By Srinath Srinivasan
With rapid localisation and incentives for manufacturing, a number of new manufacturing units are expected to come up in India and the existing ones, expand further. This creates room for automation, an important aspect of Industry 4.0, where the operations happen in sync, through communication between different entities in the manufacturing unit.
One of the key technologies that make this a reality is the Internet of Things (IoT). “Manufacturing is a very large horizontal area having various verticals. How employees interact with equipment in a large plant and how different machines interact with each other are our important focus areas within manufacturing,” says Alok Bardiya, head, Internet of Things (Business Unit), Tata Communications.
Employee safety, vehicle movement tracking, and accident prevention are some examples where IoT is employed to improve efficiency and productivity in a manufacturing plant. “The aim is to bring visibility into the numerous activities going inside the plant at scale which has traditionally been monitored manually,” says Bardiya.
The other desirable outcome for organisations is in the form of resource efficiency. Monitoring localised or distributed energy, water, gas and other resources is an important industrial application. The technology also opens up opportunities for large special economic zones to offer connected services for the companies setting up their facilities inside the zone. “The SEZs usually span over several square kilometers. We have something called the IoT fabric which the SEZ authorities can offer to the companies occupying the zone. This fabric usually has essential IoT services that the occupant companies would need,” says Bardiya.
In IoT, hardware and analytics go hand in hand. “India has a huge opportunity ahead for IoT hardware and sensor production,” says Bardiya. According to him, China and Taiwan used to be the go-to places for procuring all the hardware. However, currently, Tata Communications has its own vendor and supplier ecosystem in India. “This is an ongoing process. We work with multiple partners for different client use cases. There is still a large scope for full localisation to take place,” says Bardiya.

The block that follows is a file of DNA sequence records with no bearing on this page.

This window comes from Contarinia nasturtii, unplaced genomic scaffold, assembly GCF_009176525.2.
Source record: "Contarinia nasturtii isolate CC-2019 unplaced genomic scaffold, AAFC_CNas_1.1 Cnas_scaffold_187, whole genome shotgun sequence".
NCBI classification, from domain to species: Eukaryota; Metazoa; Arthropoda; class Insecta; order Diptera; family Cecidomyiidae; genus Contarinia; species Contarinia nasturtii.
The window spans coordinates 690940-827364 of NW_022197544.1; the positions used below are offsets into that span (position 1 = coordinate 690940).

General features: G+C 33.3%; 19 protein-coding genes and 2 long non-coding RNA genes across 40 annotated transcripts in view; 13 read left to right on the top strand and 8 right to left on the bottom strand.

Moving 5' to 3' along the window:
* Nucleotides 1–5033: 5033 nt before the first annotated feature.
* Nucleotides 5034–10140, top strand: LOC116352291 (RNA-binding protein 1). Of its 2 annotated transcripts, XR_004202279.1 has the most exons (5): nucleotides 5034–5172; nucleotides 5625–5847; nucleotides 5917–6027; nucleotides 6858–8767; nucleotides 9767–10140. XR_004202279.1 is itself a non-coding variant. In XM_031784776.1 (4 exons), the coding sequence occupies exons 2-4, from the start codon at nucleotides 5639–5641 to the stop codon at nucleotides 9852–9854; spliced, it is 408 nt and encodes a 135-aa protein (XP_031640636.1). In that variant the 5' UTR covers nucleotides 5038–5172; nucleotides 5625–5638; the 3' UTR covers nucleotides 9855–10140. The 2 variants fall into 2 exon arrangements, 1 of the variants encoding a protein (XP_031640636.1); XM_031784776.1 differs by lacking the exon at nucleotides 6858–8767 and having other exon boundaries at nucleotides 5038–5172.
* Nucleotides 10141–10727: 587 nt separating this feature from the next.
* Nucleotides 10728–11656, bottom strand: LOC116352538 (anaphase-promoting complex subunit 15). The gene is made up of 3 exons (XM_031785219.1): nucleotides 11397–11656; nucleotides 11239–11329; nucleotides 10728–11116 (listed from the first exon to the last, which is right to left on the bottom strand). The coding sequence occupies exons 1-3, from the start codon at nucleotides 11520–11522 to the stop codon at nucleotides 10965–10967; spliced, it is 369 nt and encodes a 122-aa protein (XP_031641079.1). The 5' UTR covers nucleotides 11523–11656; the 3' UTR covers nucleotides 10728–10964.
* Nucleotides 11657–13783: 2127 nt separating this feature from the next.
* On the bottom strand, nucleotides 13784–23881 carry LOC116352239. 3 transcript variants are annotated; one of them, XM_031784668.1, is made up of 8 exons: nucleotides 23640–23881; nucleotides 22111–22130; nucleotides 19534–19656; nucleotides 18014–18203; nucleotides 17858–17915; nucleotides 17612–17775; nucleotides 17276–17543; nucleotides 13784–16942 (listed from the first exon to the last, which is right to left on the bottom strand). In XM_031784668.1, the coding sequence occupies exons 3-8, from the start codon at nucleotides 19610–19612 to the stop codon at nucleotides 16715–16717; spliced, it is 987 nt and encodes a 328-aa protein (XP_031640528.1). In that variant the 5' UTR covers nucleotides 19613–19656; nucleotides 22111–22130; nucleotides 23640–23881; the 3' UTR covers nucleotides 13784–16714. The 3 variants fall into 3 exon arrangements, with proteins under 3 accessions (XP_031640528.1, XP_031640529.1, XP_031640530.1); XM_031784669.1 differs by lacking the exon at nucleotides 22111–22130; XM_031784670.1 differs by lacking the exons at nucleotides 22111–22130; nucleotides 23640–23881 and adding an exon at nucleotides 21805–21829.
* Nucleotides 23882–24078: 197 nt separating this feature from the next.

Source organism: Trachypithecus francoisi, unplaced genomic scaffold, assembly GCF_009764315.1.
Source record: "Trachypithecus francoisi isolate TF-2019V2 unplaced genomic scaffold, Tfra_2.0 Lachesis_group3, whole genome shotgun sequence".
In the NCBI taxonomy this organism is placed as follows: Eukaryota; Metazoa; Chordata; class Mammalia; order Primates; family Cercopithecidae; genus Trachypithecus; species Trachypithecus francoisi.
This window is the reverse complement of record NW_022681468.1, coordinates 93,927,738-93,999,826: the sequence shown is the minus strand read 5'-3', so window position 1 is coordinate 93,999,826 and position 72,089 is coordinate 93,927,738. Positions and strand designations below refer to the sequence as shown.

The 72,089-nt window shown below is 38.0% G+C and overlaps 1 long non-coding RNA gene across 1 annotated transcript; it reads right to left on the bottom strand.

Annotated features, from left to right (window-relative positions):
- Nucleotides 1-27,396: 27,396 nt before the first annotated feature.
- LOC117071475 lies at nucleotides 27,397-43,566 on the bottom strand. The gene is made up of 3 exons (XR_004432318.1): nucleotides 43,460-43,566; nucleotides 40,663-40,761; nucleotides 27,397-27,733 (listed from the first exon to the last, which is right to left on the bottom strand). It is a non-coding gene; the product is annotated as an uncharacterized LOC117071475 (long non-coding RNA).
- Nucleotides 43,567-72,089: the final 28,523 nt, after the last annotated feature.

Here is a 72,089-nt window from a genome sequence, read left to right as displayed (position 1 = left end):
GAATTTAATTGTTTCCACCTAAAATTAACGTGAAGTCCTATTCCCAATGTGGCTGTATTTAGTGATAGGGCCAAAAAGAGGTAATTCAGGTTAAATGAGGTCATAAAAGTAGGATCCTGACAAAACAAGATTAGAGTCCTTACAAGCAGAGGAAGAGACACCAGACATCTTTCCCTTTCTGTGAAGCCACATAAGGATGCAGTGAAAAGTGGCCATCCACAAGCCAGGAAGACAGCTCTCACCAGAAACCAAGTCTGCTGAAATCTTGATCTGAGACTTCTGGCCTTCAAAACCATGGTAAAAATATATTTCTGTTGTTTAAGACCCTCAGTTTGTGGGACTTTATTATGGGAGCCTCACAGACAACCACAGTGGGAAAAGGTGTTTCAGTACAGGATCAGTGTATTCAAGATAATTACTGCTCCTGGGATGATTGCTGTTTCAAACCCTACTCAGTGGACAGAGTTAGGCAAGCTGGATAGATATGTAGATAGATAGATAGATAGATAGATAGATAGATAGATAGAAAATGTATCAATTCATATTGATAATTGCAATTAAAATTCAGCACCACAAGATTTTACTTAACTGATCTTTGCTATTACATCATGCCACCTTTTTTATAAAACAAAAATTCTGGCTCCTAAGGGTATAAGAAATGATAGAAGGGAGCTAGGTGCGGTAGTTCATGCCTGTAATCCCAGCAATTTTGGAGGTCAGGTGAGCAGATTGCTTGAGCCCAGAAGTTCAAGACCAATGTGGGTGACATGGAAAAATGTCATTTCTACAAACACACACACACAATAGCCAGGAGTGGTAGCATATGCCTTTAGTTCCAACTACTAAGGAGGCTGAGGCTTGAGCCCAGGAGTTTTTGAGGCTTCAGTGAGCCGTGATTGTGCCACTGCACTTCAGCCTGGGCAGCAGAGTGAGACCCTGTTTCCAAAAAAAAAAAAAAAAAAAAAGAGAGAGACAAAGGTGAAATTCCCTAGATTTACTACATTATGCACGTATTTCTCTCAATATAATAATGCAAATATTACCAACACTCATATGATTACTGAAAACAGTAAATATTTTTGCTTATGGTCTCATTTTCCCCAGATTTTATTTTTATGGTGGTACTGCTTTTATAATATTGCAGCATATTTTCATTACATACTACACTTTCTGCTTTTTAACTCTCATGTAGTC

On the software side, there is complete localisation and analytics form the core of the service offerings and value addition to customers across verticals. “Most of our offerings fall in the analytics, maintenance and service fronts that are subscription based,” says Bardiya. Data collection, security, forecasting and predictive analysis are some of the most sought-after services on the software side of IoT. According to him, most of the customisation happens on the software application side irrespective of customer size and for various readily available hardware and sensors. Since IoT itself is not a single piece of technology, the possibilities are many and different combinations can be tailored for different purposes. This also helps customers measure the returns based on the purpose. “For instance, for connected street lights we have seen 25-30% returns in the form of power savings by collectively measuring electricity efficiency, LED light efficiency and other parameters over 12 months,” he says.
The heavy software play has also enabled the players in the IoT industry to scale their solutions. Bardiya points to the SaaS business model that has become a standard over the years. “SaaS model allows clients to use the product without worrying about anything associated with the backend. Data, security, analytics, and choosing the right cloud platforms become our problem,” says Bardiya. The real challenge then is the value and concept selling for wider adoption.
Then there is the hunt for talent. There are hardware specialists, software specialists, data scientists and people from consultancy background who work with clients for creating solutions. The bright side to these challenges is the creation of a large new industry with various new job opportunities.